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I hope this hasn't been asked already. I saw a bunch of single vs double quotes for other languages (html, javascript, python) but can't find scheme

In scheme at the interpreter, if I type:

(something 'x) I understand that the x will be treated as an x, not evaluated to something as if it is a variable

On the other hand, if I use

(something x)

x is evaluated as if its a variable

I know that ' is a short hand for quote (ie (quote x)) but what I don't get is how that differs from a double quote.

If I type

"hello" at the prompt, I get back "hello"

Is the only difference that the double quote keeps the quotes around the data? I've heard the double quote is like a char array, but it doesn't get evaluated and neither does the single quote, so that is the difference and when/why would I use one over the other?

Thanks all.

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Double quotes denote a string literal. The single quote of quote operator will create a symbol, list or vector literal. For the complex types, each element is treated as a symbol. people.csail.mit.edu/jaffer/r5rs_6.html#SEC27 –  WorBlux Feb 4 '14 at 17:54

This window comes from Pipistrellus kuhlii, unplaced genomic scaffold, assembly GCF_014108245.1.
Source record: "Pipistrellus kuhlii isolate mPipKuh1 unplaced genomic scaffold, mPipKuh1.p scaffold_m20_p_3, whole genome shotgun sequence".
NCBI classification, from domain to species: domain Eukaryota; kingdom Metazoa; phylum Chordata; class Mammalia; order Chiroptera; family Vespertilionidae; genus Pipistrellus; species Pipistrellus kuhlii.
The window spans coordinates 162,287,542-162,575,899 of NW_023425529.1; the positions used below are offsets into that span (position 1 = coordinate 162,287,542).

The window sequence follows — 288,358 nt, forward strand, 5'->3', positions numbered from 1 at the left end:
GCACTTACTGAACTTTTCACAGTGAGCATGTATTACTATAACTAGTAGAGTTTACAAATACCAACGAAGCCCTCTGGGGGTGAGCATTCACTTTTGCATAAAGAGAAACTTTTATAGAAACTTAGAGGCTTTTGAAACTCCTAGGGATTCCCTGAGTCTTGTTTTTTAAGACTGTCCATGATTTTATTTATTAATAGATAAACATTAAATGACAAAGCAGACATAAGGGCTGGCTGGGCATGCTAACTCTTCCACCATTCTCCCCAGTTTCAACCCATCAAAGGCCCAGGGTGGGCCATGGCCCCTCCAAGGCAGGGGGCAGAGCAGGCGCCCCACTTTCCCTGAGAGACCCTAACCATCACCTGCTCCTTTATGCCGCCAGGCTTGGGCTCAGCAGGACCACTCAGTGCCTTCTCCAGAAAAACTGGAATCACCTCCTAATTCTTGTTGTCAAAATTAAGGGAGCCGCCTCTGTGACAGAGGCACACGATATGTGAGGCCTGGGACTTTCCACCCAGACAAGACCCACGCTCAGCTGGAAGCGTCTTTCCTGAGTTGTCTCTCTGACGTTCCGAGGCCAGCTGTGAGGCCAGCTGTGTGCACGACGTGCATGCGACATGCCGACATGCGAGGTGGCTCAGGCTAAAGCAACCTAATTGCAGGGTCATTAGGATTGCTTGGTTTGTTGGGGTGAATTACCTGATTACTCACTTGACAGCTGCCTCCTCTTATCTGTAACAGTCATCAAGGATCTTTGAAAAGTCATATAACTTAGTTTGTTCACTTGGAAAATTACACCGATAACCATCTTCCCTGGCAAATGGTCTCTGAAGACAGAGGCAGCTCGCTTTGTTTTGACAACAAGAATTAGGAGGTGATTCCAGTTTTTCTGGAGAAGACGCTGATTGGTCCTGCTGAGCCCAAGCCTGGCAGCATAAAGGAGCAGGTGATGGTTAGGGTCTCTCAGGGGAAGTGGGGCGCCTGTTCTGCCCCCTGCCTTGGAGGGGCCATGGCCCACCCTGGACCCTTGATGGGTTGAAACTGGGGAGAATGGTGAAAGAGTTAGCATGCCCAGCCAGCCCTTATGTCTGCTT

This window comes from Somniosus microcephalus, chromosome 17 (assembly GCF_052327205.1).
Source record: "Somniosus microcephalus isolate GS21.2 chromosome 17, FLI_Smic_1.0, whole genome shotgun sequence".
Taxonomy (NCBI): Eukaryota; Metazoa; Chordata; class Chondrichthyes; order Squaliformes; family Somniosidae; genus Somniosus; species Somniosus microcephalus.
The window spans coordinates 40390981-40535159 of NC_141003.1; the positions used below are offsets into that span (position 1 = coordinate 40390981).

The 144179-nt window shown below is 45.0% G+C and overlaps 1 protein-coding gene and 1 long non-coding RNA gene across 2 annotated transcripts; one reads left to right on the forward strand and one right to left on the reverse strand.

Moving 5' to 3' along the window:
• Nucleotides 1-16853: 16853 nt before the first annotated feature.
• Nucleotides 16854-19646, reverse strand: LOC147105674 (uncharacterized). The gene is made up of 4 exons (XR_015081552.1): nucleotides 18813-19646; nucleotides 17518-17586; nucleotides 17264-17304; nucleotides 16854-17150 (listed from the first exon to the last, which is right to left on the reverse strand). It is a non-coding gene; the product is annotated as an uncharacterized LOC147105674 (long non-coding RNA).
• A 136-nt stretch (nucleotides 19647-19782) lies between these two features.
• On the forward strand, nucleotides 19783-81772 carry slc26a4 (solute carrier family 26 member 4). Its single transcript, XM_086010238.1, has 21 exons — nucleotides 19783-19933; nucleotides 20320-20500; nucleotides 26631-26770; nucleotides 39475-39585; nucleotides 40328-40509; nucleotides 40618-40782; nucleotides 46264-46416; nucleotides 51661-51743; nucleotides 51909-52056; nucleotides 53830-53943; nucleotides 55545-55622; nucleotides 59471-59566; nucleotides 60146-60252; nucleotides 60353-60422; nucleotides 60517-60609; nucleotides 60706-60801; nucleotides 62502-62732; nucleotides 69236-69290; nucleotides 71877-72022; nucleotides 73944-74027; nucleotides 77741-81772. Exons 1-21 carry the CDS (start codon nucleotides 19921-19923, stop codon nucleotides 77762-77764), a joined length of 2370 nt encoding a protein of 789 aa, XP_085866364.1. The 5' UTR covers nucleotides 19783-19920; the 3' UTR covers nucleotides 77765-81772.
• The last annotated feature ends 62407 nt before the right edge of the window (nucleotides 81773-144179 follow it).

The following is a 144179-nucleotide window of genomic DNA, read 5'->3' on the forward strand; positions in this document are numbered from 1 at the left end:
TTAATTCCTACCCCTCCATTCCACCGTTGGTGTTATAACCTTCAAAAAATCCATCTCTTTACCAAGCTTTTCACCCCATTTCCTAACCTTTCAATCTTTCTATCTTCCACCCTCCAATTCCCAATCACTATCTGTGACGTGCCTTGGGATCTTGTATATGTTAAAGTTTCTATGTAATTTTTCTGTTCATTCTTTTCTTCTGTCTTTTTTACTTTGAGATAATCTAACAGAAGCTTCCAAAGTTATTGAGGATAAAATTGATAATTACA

1 Answer 1

up vote 4 down vote accepted

In Scheme, single quotes and double quotes are entirely different constructs. Double quotes produce a string:

> (string? "foo")
#t

Whereas the prefix operator single quote prevents an expression from being evaluated. E.g. (+ 1 2) evaluates to 3, but when you single-quote it, you get a list consisting of +, 1 and 2:

> (define three '(+ 1 2))
> three
(+ 1 2)
> (car three)
+
> (cadr three)
1
> (caddr three)
2

It's actually syntactic sugar for an operator called quote, which you can verify by quoting twice:

> ''foo
(quote foo)
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Ah okay thanks. I was piecing the piece that the ' gives you back a list.. I thought it just looked like it made it a string because it didn't evaluate it. Thanks all! –  jcam77 Feb 4 '14 at 16:05
1  
@jcam77 An important distinction is that some forms are self-evaluating: "hello" is the string literal "hello" and its value is itself. Similarly 42 is the number 42. Since these are self denoting, you could also quote them if you want; '"hello" produces "hello" and '42 produces 42. –  Joshua Taylor Feb 4 '14 at 18:55

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